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Punctuality is the respect of time and others’ commitments. Punctuality is the appreciation and respect of others’ time. By respecting and honouring time, you have respected your employer and their organisational goals and missions. Punctuality demonstrates professionalism. Be selective with who you invest your time with. Wasted time is worse than wasted money because once consumed its irreversible and recoverable.  In short, punctuality is a key individual behaviour. I believe being on time reflects good manners because it shows respect and consideration for the other person’s time.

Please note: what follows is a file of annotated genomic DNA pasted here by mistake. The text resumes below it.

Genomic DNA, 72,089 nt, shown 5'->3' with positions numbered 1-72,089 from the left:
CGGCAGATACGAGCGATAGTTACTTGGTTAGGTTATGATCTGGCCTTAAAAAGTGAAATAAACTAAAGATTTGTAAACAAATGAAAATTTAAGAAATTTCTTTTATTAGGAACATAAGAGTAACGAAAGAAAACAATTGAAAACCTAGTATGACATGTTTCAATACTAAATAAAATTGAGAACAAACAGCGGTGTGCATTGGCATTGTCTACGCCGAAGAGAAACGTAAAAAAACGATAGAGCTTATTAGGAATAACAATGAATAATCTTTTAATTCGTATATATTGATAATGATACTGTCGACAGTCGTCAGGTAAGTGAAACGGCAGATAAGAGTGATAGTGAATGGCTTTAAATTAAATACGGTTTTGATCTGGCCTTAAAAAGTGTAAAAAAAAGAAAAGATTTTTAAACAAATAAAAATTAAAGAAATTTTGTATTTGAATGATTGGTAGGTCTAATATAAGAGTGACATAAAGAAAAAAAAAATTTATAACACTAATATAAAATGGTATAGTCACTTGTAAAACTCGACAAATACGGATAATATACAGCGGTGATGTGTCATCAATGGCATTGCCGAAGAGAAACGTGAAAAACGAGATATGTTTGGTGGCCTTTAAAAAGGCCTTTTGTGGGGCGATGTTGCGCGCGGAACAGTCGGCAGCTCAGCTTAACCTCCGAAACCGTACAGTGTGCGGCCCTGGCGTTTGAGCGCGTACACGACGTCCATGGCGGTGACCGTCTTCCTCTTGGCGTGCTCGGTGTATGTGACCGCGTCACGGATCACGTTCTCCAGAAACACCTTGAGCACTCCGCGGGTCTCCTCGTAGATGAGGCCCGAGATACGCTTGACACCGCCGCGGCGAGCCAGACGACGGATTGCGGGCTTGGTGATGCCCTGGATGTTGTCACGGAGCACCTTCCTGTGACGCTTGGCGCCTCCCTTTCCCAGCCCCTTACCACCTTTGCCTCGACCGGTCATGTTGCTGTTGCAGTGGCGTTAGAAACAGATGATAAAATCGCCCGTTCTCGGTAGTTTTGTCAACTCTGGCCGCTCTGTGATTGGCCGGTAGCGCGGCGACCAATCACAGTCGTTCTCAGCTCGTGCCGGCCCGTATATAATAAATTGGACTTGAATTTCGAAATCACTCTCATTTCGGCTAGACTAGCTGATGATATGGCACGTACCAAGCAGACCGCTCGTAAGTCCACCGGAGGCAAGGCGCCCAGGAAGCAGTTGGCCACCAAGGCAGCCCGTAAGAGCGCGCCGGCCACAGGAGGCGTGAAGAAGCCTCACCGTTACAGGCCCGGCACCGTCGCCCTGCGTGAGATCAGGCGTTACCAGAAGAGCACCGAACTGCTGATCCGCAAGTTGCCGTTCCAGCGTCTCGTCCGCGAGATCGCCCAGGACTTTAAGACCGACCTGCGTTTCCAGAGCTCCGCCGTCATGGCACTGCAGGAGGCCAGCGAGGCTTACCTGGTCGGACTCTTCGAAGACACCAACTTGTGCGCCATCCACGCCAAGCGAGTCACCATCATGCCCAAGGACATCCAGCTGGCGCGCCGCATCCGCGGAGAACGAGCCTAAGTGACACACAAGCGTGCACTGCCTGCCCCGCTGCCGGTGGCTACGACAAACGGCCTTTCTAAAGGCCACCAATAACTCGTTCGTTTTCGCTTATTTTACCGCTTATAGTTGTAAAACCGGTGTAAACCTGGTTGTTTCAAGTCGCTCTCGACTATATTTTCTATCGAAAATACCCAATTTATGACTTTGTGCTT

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In cultures, which value punctuality, being late is a sign of disrespect of others' time and may be considered insulting. Fortunately, the church I attend is modernised and respects time. I don’t think I would have lasted with that church if their respect for time was atrocious. The simple manner of punctuality is to arrive 15 minutes before the expected time and make yourself at home. Some of these skills such as punctuality must be learnt at school. Our kids should be taught the importance of time and punctuality. In conclusion, Charles Darwin said, “A Man who dares to waste one hour of time has not discovered the value of life”. In short, life teaches us to value time and time teaches us to value life. Time is King.